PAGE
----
Following Fish's acrimonious split with Marillion in early 1988, wheels were set in motion for a full-on U.K. press inquisition. Pitting band vs. singer in a classic tabloid war of words, mud was flung, lawyers were hired, lawsuits were filed, and Marillion quickly moved to hire new vocalist Steve Hogarth. Soon thereafter, the band released the excellent Season's End to much critical and commercial acclaim. Also, from a fan's point of view, it's important to keep in mind that any time a band of Marillion's stature splinters into two factions, anticipation for new product from both sides is always enormous. And much like the Van Halen/David Lee Roth divorce, each respective singer sought out counterparts/collaborators who would at least equal or better their bandmates (not an easy feat by any stretch of the imagination). But, unlike Roth's "let's pick the best session cats money can buy" campaign, Fish had other ideas. Taking baby steps, Derek Dick (aka Fish) took a more organic approach in enlisting the services of keyboard man Mickey Simmonds to help with the creative process. But unlike David Lee Roth, Fish already had a few ideas kicking around. One of these included the genesis for "Family Business" (originally intended as the music bed for a track that would later be called "Berlin" on Season's End). Also under wraps was a cut titled "The Company" written at the request of producer Bob Ezrin after a meeting at David Gilmour's house just prior to the post-Clutching at Straws writing sessions (which would put the final nail in the Fish-led Marillion coffin). As tracking for Vigil got underway, Fish handpicked Big Country drummer Mark Brzezicki and Dire Straits guitarist Hal Lindes to join his team. Vigil would also feature an array of special guests, including future Iron Maiden guitarist Janick Gers, responsible for the main riffage on "View from a Hill," and backing vocalist Tessa Niles (who also appeared on Clutching at Straws).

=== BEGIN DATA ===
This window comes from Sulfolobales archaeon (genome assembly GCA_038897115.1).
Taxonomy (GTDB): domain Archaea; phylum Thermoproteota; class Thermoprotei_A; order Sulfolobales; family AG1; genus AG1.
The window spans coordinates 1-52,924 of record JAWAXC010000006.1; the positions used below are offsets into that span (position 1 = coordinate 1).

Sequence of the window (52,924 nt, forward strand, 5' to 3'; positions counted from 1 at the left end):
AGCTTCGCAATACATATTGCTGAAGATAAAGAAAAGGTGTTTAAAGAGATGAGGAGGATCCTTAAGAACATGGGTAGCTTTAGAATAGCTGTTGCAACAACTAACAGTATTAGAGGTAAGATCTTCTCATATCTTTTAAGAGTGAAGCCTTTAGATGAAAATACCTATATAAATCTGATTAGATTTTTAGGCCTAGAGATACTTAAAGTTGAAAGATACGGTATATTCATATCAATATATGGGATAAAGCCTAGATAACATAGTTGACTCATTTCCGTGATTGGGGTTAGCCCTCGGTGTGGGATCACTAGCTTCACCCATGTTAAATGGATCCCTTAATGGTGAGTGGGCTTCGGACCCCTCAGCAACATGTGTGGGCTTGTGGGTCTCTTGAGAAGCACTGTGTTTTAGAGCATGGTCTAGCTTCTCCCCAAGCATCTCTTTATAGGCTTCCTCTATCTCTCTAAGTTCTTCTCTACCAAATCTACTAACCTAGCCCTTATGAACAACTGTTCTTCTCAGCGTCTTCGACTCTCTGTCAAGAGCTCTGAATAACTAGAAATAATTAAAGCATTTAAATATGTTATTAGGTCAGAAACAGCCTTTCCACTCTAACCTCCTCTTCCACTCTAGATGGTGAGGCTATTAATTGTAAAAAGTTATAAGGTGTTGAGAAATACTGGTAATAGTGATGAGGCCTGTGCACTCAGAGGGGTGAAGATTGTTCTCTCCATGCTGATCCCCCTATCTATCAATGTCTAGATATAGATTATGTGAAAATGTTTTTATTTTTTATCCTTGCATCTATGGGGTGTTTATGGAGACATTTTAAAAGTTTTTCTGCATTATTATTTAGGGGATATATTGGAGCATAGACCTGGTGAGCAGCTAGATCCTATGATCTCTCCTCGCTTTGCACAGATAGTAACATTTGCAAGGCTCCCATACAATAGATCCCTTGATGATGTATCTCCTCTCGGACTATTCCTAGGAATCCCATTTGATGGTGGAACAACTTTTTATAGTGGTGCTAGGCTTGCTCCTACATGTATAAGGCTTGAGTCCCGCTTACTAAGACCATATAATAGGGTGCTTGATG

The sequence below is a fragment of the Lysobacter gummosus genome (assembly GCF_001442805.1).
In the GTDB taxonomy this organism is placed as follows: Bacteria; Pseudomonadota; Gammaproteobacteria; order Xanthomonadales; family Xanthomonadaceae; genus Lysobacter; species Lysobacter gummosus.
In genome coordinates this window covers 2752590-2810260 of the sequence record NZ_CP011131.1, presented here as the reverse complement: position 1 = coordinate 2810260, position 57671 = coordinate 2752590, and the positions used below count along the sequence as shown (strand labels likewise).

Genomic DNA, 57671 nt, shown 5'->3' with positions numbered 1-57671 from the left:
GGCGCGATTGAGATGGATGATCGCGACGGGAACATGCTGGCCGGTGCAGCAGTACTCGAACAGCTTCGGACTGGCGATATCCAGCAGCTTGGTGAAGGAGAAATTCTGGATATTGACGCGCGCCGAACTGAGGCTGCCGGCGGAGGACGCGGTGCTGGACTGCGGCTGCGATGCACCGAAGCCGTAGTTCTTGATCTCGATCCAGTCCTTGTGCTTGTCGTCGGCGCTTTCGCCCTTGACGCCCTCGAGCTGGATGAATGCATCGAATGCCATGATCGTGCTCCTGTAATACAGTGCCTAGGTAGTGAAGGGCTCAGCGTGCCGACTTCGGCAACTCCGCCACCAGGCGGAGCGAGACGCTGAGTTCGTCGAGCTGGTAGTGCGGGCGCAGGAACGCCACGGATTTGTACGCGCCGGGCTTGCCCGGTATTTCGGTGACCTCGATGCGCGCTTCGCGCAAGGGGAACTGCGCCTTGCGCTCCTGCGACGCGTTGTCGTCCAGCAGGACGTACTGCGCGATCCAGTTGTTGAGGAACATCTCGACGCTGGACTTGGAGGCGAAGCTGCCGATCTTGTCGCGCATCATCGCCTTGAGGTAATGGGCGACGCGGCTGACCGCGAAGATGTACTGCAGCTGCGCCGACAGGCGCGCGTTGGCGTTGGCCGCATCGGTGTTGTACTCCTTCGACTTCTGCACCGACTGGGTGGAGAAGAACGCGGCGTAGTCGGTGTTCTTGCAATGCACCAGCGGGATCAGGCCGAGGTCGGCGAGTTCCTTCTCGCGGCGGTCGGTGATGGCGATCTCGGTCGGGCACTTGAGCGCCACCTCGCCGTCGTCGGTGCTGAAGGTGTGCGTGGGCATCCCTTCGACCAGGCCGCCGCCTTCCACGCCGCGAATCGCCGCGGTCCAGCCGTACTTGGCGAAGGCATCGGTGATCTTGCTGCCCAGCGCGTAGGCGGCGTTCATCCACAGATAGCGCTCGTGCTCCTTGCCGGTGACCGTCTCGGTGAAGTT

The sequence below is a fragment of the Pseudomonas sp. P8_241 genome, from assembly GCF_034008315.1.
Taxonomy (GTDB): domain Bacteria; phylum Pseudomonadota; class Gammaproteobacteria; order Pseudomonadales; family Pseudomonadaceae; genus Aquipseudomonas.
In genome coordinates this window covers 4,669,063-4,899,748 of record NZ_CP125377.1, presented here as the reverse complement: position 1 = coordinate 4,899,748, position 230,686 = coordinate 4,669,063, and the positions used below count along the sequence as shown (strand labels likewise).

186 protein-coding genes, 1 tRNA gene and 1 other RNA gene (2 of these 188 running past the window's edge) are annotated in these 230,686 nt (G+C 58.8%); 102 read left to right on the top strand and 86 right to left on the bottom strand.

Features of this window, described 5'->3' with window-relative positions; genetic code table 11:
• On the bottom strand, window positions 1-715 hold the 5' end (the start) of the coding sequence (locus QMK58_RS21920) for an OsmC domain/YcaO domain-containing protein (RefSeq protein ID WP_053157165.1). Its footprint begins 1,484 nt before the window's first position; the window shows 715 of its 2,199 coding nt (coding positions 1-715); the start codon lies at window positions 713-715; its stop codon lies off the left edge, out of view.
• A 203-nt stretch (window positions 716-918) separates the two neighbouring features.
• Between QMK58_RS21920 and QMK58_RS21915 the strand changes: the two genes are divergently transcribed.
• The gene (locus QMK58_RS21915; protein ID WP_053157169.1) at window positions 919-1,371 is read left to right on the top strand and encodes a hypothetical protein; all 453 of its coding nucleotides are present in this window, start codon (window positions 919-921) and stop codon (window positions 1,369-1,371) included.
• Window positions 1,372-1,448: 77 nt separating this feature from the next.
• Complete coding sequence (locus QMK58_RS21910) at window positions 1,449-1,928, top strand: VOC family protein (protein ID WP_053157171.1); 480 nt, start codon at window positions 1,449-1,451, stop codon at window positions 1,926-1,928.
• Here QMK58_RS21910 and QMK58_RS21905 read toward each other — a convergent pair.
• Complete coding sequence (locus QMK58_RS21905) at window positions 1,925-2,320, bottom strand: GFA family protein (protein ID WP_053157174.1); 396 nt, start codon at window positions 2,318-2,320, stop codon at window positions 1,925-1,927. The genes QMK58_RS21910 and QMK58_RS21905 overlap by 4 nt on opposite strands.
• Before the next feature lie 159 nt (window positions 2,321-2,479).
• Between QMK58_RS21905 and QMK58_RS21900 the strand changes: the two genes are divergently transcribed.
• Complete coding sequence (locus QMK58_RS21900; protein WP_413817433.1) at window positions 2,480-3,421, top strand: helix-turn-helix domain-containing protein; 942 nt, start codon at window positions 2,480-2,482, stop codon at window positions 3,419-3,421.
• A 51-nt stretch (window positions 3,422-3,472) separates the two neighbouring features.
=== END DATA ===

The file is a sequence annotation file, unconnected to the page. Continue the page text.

Impeccably produced by John Kelly, Vigil in a Wilderness of Mirrors is not only a worthy debut, it's also Fish's best solo effort. One of Vigil's greatest strengths is that it not only features epics like the album's title track and the magnificent "A Gentleman's Excuse Me," it also showcases some super-commercial (not cheesy) material like "Big Wedge" and "The Voyeur (I Like to Watch)." It's also no surprise that the more Marillion-sounding songs turn out to be the album's cornerstones. First, there's the moving "View from a Hill," and then later, album closer "Cliché." "Cliché" is not only one of Fish's greatest love songs, it's also one of his most emotional. Although never reaching the depths of despair of Marillion classics like "Fugazy" or "Script for Jesters Tear," it's equally compelling. As Fish veers in and out of Pink Floyd territory on the aforementioned tune, one thing becomes clear as day. Artistically, it would be next to impossible to top Vigil. But more drastic still, from this point forward, Fish would be fighting for his life to retain his commercial stature. As his financial problems spiraled out of control, so did his popularity. As Marillion took the more commercial path of the two acts, Fish's voice and passion would be sorely missed. And if there were ever any doubt as to how integral Derek Dick was to Marillion's sound (the lyrical content goes without saying), Vigil provides all the proof listeners will ever need. [The remastered Roadrunner version of the album features five additional bonus tracks.]